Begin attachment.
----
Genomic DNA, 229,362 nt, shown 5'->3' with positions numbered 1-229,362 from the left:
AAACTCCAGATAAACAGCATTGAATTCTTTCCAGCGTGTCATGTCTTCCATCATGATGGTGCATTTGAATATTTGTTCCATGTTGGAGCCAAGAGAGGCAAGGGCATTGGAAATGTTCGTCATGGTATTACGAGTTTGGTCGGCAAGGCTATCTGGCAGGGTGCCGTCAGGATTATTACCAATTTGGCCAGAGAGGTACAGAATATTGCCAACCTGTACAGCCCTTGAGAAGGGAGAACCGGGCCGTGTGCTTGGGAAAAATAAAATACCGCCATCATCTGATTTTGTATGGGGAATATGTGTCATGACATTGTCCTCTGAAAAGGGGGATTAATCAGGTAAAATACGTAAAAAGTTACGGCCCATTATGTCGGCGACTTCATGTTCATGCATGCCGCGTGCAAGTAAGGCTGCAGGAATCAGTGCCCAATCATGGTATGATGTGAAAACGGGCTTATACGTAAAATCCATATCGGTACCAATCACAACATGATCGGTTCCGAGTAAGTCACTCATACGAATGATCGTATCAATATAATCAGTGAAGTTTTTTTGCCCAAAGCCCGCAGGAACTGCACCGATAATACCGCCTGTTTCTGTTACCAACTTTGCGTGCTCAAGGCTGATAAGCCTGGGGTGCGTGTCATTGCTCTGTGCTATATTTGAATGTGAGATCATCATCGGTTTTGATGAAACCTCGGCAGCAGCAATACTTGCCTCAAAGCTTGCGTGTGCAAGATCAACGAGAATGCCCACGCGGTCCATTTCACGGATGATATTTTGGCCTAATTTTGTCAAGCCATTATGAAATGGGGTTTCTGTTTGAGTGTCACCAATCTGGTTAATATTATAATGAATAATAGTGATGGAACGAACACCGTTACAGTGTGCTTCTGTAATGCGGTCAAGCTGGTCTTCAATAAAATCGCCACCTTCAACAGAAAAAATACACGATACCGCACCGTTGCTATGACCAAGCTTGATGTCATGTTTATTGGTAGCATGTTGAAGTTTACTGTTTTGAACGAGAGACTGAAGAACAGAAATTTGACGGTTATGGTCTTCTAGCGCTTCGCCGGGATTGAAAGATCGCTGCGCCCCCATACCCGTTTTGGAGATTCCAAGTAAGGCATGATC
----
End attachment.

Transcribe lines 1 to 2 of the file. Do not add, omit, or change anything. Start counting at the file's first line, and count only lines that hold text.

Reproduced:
Genomic DNA, 229,362 nt, shown 5'->3' with positions numbered 1-229,362 from the left:
AAACTCCAGATAAACAGCATTGAATTCTTTCCAGCGTGTCATGTCTTCCATCATGATGGTGCATTTGAATATTTGTTCCATGTTGGAGCCAAGAGAGGCAAGGGCATTGGAAATGTTCGTCATGGTATTACGAGTTTGGTCGGCAAGGCTATCTGGCAGGGTGCCGTCAGGATTATTACCAATTTGGCCAGAGAGGTACAGAATATTGCCAACCTGTACAGCCCTTGAGAAGGGAGAACCGGGCCGTGTGCTTGGGAAAAATAAAATACCGCCATCATCTGATTTTGTATGGGGAATATGTGTCATGACATTGTCCTCTGAAAAGGGGGATTAATCAGGTAAAATACGTAAAAAGTTACGGCCCATTATGTCGGCGACTTCATGTTCATGCATGCCGCGTGCAAGTAAGGCTGCAGGAATCAGTGCCCAATCATGGTATGATGTGAAAACGGGCTTATACGTAAAATCCATATCGGTACCAATCACAACATGATCGGTTCCGAGTAAGTCACTCATACGAATGATCGTATCAATATAATCAGTGAAGTTTTTTTGCCCAAAGCCCGCAGGAACTGCACCGATAATACCGCCTGTTTCTGTTACCAACTTTGCGTGCTCAAGGCTGATAAGCCTGGGGTGCGTGTCATTGCTCTGTGCTATATTTGAATGTGAGATCATCATCGGTTTTGATGAAACCTCGGCAGCAGCAATACTTGCCTCAAAGCTTGCGTGTGCAAGATCAACGAGAATGCCCACGCGGTCCATTTCACGGATGATATTTTGGCCTAATTTTGTCAAGCCATTATGAAATGGGGTTTCTGTTTGAGTGTCACCAATCTGGTTAATATTATAATGAATAATAGTGATGGAACGAACACCGTTACAGTGTGCTTCTGTAATGCGGTCAAGCTGGTCTTCAATAAAATCGCCACCTTCAACAGAAAAAATACACGATACCGCACCGTTGCTATGACCAAGCTTGATGTCATGTTTATTGGTAGCATGTTGAAGTTTACTGTTTTGAACGAGAGACTGAAGAACAGAAATTTGACGGTTATGGTCTTCTAGCGCTTCGCCGGGATTGAAAGATCGCTGCGCCCCCATACCCGTTTTGGAGATTCCAAGTAAGGCATGATC